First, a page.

EAU CLAIRE − After an August report from the Eau Claire School District that indicated high school students earned more Ds and Fs during the pandemic, district administrators said Monday that their new goal is to decrease the number of students on the D and F list by 20% during this academic year.

The August report showed that Eau Claire high school students received more failing grades in the 2020-21 school year than in previous years.

A similar pattern manifested in younger students’ grades this spring. School districts around the country have also reported that quarantines and switches to virtual school have resulted in students earning comparatively lower grades.

The district plans to compile and organize student data so high schools can target students who need help, said Michelle Radtke, the district’s director of assessment, at a Monday meeting of the school board.

For example, high schools plan to create private dashboards categorizing students as “on track,” “on watch” and “at risk,” using indicators like attendance, math scores and English scores. The dashboards will let principals and teachers know which students need intervention and support, Radtke said: “Staff are able to easily see what students are on watch and at risk and dig deeper into the data.”

Memorial High School Principal Dave Oldenberg added that the high schools have begun to use other strategies, like additional time for staffers to work with student data and embedding time in students’ schedules for social-emotional learning and support.

School officials say the pandemic deeply impacted students’ ability to attend school and absorb information, as well as teachers’ ability to connect with and support their students.

Radtke said in August that about 10% of high school grades in Eau Claire students are Ds and Fs. In both semesters of the 2020-21 school year, the number of A grades high school students earned declined, and the number of F grades increased, Radtke said.

District’s climate goals clarified

Eau Claire schools superintendent Mike Johnson on Monday outlined how he interprets the school district’s goal of reaching 100% renewable energy and carbon neutrality by 2050.

Johnson is charged with drafting yearly plans for the district to reach that goal. He told the school board Monday that his goal is to release a first draft of the plan by March 2022.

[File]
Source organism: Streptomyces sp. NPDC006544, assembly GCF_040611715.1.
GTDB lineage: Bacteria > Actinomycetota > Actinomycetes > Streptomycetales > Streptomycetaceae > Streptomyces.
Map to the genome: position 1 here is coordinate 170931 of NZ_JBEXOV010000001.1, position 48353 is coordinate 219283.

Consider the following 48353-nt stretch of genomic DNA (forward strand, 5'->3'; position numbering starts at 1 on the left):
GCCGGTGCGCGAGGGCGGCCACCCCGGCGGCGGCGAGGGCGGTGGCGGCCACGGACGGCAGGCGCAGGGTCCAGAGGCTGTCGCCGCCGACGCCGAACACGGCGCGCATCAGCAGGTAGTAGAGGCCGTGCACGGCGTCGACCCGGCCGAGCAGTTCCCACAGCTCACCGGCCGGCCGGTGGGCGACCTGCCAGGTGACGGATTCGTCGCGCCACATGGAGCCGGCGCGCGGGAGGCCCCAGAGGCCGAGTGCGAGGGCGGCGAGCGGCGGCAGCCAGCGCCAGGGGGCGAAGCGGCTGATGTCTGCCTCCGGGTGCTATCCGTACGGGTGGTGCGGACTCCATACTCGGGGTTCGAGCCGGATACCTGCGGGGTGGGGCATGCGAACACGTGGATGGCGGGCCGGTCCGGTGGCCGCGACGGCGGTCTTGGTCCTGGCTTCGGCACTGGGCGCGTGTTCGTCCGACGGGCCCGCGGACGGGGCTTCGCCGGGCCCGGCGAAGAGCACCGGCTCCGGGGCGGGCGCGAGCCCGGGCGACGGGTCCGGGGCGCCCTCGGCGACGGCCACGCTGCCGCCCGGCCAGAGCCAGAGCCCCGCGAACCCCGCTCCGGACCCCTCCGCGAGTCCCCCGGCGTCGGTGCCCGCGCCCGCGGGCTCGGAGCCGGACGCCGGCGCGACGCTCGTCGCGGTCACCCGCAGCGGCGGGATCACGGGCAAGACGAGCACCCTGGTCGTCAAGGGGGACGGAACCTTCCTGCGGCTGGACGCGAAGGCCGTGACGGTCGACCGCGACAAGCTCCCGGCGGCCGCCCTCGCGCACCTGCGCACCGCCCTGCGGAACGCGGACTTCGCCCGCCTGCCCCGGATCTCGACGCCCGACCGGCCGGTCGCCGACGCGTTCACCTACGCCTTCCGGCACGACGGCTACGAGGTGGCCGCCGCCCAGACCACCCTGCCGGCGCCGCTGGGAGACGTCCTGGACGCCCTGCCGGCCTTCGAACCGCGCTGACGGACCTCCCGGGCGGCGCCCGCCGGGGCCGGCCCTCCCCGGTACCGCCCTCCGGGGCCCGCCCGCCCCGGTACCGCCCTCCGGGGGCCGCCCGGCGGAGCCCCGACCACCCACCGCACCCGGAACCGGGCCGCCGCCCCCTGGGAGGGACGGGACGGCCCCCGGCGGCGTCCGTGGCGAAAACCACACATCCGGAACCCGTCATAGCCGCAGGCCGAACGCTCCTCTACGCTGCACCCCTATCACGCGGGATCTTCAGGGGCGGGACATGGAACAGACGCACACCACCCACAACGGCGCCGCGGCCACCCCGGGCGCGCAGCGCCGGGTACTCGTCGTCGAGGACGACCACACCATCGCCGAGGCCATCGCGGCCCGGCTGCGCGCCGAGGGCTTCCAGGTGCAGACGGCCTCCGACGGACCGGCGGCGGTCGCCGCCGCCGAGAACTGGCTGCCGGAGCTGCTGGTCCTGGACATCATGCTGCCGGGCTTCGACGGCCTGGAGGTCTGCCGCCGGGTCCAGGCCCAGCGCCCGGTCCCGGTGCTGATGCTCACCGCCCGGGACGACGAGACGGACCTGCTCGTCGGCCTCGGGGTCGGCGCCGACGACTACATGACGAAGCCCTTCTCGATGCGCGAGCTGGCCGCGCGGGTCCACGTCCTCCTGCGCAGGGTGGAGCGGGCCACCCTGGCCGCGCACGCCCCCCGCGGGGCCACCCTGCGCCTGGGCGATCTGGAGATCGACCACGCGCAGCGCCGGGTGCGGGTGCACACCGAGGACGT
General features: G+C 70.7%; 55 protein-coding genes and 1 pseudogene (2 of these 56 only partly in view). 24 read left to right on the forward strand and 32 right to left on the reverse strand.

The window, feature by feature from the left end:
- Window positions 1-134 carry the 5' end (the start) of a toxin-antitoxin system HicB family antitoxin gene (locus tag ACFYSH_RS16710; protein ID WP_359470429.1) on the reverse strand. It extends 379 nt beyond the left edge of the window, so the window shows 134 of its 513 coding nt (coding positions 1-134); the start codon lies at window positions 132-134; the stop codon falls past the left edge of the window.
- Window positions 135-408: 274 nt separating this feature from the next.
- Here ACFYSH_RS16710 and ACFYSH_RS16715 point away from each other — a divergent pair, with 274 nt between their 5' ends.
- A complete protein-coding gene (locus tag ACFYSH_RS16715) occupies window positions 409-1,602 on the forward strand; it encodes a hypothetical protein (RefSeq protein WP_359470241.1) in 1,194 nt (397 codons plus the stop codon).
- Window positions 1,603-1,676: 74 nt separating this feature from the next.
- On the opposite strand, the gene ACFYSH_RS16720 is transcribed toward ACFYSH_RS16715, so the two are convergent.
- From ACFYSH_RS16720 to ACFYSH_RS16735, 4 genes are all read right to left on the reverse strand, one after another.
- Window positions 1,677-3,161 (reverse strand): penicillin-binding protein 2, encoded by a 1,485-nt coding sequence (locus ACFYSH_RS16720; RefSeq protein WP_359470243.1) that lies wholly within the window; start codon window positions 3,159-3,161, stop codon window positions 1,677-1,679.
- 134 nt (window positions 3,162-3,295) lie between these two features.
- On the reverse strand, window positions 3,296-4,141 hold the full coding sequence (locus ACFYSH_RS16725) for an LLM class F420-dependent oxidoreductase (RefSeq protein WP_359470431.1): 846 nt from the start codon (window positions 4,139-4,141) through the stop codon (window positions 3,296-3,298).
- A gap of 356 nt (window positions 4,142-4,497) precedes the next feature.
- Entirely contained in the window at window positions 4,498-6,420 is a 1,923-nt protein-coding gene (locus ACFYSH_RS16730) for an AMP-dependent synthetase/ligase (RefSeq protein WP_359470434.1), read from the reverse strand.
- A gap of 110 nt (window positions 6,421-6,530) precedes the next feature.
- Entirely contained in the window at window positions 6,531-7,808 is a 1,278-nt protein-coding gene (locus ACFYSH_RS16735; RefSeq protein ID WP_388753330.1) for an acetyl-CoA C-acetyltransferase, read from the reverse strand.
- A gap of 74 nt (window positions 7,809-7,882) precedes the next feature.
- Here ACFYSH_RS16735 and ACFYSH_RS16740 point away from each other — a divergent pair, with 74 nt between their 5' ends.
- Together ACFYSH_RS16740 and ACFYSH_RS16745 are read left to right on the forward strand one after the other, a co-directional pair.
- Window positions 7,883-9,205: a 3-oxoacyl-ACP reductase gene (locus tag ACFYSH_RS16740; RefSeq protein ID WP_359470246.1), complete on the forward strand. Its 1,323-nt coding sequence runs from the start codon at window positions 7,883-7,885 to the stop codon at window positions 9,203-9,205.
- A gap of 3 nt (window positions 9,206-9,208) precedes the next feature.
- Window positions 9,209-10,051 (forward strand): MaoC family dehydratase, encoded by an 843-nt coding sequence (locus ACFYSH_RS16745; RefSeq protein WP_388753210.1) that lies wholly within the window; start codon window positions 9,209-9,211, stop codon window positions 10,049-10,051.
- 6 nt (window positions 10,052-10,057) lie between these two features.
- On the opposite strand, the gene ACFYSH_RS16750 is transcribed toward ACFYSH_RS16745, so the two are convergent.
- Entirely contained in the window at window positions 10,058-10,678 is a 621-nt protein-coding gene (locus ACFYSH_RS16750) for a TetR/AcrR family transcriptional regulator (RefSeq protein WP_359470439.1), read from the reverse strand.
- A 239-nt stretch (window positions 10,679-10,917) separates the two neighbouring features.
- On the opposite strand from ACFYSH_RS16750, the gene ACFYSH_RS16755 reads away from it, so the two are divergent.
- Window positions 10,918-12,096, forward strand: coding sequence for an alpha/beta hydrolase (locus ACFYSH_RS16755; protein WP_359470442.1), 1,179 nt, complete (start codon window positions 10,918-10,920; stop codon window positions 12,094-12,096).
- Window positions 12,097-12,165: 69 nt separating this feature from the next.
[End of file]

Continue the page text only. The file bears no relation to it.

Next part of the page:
Some of Johnson’s benchmarks to measure the district’s progress include:

  • The district monitoring and improving carbon dioxide levels inside district spaces.
  • The district developing and following a rubric for environmental diversity on its properties.
  • The district restoring and enhancing natural spaces on its properties.
  • The district supporting “local food, local producers and urban farmers.”

“Because we have over 12,000 students and staff together, a tremendous impact on this community, we’ve got to build on what we already have, but also look for partners like the city of Eau Claire and Xcel Energy,” Johnson said Monday.

The school board in October 2019 adopted the renewable energy by 2050 goal and resolved to start a slate of energy-efficient projects, including solar panels on top of some buildings, beginning in 2020.

Other Eau Claire entities have set similar goals. In March 2018 the Eau Claire City Council adopted a resolution saying that the city’s government and the Eau Claire community should run on 100% renewable energy by 2050.

In other school district news:

  • The school board on Monday was slated to discuss future community listening sessions for a planned November 2022 referendum, but postponed the discussion for a future meeting. The listening sessions are aimed at gathering feedback from the Eau Claire community about what projects a possible referendum should support. The listening sessions are part of the board’s referendum planning strategy, which will likely also include recommendations from a budget committee, recommendations from various stakeholders and a final decision on a dollar amount in summer 2022.
  • Board treasurer Aaron Harder was absent from Monday’s meeting.

Contact: 715-833-9206, sarah.seifert@ecpc.com, @sarahaseifert on Twitter

Sarah Seifert is the L-T's education and health reporter. She has worked as a journalist in the Chippewa Valley since 2017 and joined the L-T in 2019. Get in touch at sarah.seifert@ecpc.com or on Twitter @sarahaseifert.